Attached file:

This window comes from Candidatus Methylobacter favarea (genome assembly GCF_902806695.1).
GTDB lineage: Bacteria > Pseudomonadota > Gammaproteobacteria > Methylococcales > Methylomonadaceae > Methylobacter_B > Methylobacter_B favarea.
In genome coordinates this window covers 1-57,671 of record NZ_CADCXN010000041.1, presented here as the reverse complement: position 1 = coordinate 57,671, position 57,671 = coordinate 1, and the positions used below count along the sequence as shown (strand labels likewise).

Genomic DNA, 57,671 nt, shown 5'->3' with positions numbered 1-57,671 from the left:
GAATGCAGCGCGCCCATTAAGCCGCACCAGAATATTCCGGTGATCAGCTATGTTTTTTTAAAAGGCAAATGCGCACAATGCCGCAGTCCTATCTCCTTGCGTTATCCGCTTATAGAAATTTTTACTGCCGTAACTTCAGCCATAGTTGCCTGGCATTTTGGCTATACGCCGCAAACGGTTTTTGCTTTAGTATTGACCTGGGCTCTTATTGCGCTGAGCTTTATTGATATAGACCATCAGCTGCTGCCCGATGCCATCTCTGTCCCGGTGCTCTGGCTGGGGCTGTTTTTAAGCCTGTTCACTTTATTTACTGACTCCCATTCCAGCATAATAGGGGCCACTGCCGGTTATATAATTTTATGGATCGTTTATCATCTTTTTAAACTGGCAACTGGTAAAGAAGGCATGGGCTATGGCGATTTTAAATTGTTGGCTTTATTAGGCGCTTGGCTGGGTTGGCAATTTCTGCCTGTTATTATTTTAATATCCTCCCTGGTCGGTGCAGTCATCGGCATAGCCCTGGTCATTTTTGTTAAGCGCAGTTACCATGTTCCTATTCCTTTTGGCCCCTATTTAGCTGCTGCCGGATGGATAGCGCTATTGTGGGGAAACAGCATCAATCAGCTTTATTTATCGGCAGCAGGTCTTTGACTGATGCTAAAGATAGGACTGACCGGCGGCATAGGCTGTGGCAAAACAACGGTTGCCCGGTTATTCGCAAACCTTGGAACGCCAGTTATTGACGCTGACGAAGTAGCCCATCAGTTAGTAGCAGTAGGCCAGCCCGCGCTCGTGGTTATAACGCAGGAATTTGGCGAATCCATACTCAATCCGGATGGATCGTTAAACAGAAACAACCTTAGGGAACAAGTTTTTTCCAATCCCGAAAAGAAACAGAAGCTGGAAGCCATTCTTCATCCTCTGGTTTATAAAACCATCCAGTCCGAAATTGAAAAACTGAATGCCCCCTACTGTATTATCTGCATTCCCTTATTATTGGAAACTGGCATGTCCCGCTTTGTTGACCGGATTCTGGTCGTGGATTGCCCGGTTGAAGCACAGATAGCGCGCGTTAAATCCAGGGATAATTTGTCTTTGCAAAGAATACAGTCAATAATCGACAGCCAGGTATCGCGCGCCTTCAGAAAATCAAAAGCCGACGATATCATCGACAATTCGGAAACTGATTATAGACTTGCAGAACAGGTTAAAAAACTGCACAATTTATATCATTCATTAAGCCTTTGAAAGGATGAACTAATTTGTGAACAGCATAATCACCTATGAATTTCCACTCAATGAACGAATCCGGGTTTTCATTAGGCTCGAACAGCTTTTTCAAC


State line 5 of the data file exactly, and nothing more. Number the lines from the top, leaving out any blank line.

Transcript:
GAATGCAGCGCGCCCATTAAGCCGCACCAGAATATTCCGGTGATCAGCTATGTTTTTTTAAAAGGCAAATGCGCACAATGCCGCAGTCCTATCTCCTTGCGTTATCCGCTTATAGAAATTTTTACTGCCGTAACTTCAGCCATAGTTGCCTGGCATTTTGGCTATACGCCGCAAACGGTTTTTGCTTTAGTATTGACCTGGGCTCTTATTGCGCTGAGCTTTATTGATATAGACCATCAGCTGCTGCCCGATGCCATCTCTGTCCCGGTGCTCTGGCTGGGGCTGTTTTTAAGCCTGTTCACTTTATTTACTGACTCCCATTCCAGCATAATAGGGGCCACTGCCGGTTATATAATTTTATGGATCGTTTATCATCTTTTTAAACTGGCAACTGGTAAAGAAGGCATGGGCTATGGCGATTTTAAATTGTTGGCTTTATTAGGCGCTTGGCTGGGTTGGCAATTTCTGCCTGTTATTATTTTAATATCCTCCCTGGTCGGTGCAGTCATCGGCATAGCCCTGGTCATTTTTGTTAAGCGCAGTTACCATGTTCCTATTCCTTTTGGCCCCTATTTAGCTGCTGCCGGATGGATAGCGCTATTGTGGGGAAACAGCATCAATCAGCTTTATTTATCGGCAGCAGGTCTTTGACTGATGCTAAAGATAGGACTGACCGGCGGCATAGGCTGTGGCAAAACAACGGTTGCCCGGTTATTCGCAAACCTTGGAACGCCAGTTATTGACGCTGACGAAGTAGCCCATCAGTTAGTAGCAGTAGGCCAGCCCGCGCTCGTGGTTATAACGCAGGAATTTGGCGAATCCATACTCAATCCGGATGGATCGTTAAACAGAAACAACCTTAGGGAACAAGTTTTTTCCAATCCCGAAAAGAAACAGAAGCTGGAAGCCATTCTTCATCCTCTGGTTTATAAAACCATCCAGTCCGAAATTGAAAAACTGAATGCCCCCTACTGTATTATCTGCATTCCCTTATTATTGGAAACTGGCATGTCCCGCTTTGTTGACCGGATTCTGGTCGTGGATTGCCCGGTTGAAGCACAGATAGCGCGCGTTAAATCCAGGGATAATTTGTCTTTGCAAAGAATACAGTCAATAATCGACAGCCAGGTATCGCGCGCCTTCAGAAAATCAAAAGCCGACGATATCATCGACAATTCGGAAACTGATTATAGACTTGCAGAACAGGTTAAAAAACTGCACAATTTATATCATTCATTAAGCCTTTGAAAGGATGAACTAATTTGTGAACAGCATAATCACCTATGAATTTCCACTCAATGAACGAATCCGGGTTTTCATTAGGCTCGAACAGCTTTTTCAAC